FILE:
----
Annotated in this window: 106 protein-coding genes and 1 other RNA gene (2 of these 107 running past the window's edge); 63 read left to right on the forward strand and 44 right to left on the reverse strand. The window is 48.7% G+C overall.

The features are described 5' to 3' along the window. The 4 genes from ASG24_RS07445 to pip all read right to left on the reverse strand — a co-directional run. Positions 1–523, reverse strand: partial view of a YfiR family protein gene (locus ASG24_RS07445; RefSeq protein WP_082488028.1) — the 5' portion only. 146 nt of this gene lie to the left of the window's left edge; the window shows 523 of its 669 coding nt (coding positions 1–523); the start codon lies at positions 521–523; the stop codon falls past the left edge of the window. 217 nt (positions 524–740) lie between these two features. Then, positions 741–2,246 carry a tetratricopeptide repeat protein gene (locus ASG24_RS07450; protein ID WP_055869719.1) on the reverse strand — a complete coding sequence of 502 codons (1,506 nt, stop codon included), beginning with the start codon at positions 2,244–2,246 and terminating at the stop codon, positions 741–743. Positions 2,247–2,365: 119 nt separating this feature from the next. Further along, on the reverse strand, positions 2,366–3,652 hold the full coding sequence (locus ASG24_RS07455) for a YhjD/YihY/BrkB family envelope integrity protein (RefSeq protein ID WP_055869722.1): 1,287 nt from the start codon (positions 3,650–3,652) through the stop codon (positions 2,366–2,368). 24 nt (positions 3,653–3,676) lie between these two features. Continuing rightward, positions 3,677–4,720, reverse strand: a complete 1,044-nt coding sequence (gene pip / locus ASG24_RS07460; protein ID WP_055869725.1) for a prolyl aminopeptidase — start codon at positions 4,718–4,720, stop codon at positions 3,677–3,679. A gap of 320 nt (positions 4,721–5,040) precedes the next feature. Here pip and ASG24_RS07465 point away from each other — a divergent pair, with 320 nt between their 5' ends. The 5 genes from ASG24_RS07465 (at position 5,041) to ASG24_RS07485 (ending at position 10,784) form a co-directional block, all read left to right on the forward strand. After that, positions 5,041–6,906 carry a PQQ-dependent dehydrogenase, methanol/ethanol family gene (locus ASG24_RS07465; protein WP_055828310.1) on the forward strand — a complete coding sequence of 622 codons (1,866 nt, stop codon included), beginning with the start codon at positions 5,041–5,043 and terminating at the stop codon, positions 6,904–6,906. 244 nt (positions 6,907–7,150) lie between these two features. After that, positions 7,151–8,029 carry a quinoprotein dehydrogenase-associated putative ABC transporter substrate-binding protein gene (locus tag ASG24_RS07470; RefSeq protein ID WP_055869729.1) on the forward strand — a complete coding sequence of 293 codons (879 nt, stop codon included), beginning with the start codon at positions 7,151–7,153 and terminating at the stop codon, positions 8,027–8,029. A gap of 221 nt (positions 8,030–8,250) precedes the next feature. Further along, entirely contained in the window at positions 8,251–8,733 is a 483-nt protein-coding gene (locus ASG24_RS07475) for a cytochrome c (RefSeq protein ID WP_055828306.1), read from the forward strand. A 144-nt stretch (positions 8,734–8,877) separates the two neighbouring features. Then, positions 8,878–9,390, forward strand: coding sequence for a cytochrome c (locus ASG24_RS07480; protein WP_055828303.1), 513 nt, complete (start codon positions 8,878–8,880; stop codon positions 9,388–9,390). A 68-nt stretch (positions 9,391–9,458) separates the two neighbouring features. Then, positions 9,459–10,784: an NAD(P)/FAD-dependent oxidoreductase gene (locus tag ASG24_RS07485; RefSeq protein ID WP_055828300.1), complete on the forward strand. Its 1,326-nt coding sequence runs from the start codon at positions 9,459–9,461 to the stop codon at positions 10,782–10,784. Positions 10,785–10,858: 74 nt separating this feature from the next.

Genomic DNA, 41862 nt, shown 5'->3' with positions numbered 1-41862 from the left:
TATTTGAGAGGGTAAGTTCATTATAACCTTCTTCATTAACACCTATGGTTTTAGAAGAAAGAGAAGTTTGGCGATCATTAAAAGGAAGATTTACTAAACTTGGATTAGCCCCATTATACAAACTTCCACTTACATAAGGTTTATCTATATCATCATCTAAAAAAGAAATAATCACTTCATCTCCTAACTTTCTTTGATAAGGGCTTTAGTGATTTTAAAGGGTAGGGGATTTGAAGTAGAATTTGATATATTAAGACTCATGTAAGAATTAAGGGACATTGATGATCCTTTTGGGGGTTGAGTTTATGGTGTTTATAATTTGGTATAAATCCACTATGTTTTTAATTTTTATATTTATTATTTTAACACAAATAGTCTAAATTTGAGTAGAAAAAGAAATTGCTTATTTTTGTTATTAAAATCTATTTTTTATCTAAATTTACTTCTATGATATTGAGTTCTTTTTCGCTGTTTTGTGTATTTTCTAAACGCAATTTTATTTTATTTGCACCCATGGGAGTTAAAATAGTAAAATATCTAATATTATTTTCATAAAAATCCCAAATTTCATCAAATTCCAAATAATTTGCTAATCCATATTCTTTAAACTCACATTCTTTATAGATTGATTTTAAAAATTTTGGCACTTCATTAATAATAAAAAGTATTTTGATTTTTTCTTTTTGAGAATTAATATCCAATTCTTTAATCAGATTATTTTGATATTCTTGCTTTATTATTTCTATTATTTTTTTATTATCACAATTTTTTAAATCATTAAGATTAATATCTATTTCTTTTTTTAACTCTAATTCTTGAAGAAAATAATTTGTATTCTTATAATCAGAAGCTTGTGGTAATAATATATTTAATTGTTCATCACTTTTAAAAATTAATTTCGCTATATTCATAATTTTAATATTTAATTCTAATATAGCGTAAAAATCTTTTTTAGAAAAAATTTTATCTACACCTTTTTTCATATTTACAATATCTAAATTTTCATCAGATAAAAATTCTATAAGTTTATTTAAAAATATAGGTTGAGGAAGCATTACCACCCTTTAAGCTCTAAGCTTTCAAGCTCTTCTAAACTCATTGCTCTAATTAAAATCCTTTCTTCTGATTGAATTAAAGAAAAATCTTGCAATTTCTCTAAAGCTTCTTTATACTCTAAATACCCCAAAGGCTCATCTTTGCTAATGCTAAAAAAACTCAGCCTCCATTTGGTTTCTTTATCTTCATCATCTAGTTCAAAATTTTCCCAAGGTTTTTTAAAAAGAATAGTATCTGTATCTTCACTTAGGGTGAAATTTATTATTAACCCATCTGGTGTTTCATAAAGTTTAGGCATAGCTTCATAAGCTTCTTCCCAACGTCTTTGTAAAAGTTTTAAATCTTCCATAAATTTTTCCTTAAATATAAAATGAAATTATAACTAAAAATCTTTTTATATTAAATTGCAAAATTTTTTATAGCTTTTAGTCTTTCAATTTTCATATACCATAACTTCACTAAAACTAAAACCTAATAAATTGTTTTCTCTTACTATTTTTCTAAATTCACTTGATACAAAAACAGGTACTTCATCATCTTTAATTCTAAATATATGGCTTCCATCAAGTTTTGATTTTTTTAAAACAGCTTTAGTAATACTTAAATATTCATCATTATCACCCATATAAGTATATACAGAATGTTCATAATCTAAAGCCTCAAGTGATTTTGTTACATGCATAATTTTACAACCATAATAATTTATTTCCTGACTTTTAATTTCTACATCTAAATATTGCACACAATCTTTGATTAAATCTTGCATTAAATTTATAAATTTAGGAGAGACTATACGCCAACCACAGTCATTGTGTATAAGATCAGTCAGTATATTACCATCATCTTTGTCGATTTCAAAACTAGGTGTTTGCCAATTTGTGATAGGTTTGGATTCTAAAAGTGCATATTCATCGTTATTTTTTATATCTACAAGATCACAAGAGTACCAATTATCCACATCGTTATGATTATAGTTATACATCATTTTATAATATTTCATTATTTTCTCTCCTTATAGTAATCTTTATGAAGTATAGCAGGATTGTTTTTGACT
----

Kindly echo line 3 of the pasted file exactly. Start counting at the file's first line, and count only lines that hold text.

Genomic DNA, 41862 nt, shown 5'->3' with positions numbered 1-41862 from the left: